# Fast morphological erosion/dilation with variable window sizes

I want to perform the following operation on an image: consider a square window around every pixel, find the maximum value in this window, and replace the central pixel value with this maximum value. If I consider a $$n \times n$$ square window around every pixel, this becomes the morphological dilation operation (with a square $$n \times n$$ structuring element).

In my work I need to have windows of different sizes around every pixel, i.e. I might need a $$n \times n$$ window around pixel $$A$$ and a $$m \times m$$ window around pixel $$B$$.

Questions:

(1) Does this operation have a name? Is it widely used?

(2) Do you know of any fast algorithm to perform this operation?

Relevant info: For fixed window sizes, there does exist a fast algorithm, for example Algorithm 1 in the following paper (which in fact requires just a constant number of operations per pixel, regardless of window size):

Chaudhury, K. N. "Acceleration of the Shiftable O(1) Algorithm for Bilateral Filtering and Nonlocal Means." IEEE Transactions on image processing, 22.4 (2013): 1291-1300.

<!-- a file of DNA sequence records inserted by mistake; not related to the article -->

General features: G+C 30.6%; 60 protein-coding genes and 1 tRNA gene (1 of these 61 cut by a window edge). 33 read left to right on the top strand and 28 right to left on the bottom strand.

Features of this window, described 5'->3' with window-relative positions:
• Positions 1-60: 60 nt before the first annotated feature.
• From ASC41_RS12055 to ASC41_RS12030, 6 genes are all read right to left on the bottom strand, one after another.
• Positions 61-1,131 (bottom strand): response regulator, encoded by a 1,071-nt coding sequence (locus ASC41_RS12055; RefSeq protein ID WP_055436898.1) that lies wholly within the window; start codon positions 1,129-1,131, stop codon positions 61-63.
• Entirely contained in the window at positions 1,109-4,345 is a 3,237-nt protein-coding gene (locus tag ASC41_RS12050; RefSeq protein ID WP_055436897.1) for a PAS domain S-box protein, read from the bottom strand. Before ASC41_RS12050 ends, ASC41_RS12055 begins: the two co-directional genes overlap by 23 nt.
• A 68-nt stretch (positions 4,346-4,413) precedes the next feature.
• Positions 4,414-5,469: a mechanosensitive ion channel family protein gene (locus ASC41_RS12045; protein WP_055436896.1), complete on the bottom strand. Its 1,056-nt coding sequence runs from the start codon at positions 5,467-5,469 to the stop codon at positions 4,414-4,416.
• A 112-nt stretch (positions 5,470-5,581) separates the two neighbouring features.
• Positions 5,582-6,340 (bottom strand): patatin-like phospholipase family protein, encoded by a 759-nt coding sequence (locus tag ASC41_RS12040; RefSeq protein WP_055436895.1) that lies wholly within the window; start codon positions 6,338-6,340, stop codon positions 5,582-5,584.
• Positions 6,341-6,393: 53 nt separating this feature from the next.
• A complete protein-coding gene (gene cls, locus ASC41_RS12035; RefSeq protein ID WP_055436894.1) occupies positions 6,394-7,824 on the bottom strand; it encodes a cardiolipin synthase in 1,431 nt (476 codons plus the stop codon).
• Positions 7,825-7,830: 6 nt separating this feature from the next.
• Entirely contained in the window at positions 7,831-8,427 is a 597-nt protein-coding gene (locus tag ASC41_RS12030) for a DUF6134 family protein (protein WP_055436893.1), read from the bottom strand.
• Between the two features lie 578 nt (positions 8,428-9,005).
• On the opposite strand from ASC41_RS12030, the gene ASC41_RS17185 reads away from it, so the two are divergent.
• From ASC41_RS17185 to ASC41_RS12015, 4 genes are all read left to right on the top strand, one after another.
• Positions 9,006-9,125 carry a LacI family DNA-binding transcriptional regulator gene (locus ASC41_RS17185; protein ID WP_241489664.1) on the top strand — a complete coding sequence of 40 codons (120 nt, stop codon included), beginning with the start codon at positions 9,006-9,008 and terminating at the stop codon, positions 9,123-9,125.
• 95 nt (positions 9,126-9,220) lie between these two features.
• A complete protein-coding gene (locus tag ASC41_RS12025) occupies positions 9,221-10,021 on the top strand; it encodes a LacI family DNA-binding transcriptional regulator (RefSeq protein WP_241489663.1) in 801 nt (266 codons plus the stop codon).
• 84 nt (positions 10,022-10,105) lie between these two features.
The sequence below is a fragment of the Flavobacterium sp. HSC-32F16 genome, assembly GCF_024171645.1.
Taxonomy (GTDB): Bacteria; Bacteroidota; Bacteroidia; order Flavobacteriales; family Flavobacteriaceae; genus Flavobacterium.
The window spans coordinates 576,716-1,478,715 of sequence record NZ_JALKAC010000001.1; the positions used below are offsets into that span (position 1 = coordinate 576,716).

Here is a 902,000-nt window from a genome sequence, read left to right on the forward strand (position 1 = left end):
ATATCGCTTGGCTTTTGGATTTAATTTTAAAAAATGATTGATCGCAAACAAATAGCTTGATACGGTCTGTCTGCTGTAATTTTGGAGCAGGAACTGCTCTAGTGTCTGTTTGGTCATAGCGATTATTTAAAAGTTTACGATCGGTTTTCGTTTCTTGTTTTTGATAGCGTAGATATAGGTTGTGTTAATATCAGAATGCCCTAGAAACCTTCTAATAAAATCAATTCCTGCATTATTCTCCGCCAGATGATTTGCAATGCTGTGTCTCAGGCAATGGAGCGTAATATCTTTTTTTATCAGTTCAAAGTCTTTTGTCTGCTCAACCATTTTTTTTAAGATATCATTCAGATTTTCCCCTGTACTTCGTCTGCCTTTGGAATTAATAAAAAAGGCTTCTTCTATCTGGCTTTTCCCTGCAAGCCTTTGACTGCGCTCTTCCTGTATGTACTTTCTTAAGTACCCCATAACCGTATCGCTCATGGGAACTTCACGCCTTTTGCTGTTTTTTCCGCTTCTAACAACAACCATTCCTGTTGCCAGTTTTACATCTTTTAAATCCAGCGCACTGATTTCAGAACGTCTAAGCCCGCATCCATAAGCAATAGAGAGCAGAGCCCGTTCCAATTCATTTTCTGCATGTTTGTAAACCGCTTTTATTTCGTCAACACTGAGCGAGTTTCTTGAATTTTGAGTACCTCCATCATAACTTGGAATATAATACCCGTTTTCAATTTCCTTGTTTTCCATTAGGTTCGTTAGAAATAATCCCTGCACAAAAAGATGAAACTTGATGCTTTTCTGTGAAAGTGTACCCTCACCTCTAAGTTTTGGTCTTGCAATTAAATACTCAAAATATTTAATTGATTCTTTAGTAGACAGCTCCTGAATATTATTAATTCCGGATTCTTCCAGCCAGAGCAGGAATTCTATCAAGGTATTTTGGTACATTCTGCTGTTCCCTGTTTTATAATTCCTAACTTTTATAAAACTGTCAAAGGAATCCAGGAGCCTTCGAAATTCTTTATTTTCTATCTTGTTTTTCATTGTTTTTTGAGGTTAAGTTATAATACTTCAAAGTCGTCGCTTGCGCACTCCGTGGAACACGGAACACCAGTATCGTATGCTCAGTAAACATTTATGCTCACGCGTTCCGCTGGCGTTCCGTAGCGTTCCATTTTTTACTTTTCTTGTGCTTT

• How large is this data task that existing methods seem slow (?). Can you provide an indication of image size and range of window sizes please? – A_A Oct 3 '18 at 12:41
• @A_A The Image size is typically 2 megapixels. The window sizes can vary from $11 \times 11$ to, say $101 \times 101$. – EpsilonDelta Oct 4 '18 at 6:57
• Search for adaptive morphological filter. This is a good review paper: doi.org/10.1016/j.patrec.2014.02.022 – Cris Luengo Dec 9 '18 at 19:13

The trick when using masks is that if the window is shifted one to the left, only one row is added and one removed. Therefore one can e.g. calculate the mean of a 5x5 window quicker, as if all 25 values needed to be added and divided again.

In erosion or dilation this fact could be used to, if one would store the max of each row. Then only the maxes of one new row would be needed and a comparison between all rows. However I guess nobody does that, since the overhead is quite big and big windows would need additional space for each row's max...

Your problem however couldn't even use this, since the window size is changing. I assume the changes are random. Therefore there will be no quicker way than moving from pixel to pixel and apply the different window sizes.

But why would someone use different windows for different pixels?

It is easy to do it in MATLAB (https://www.mathworks.com/help/images/sliding-neighborhood-operations.html)

f = @(x) sqrt(min(x(:)));
I2 = nlfilter(I,[3 3],f);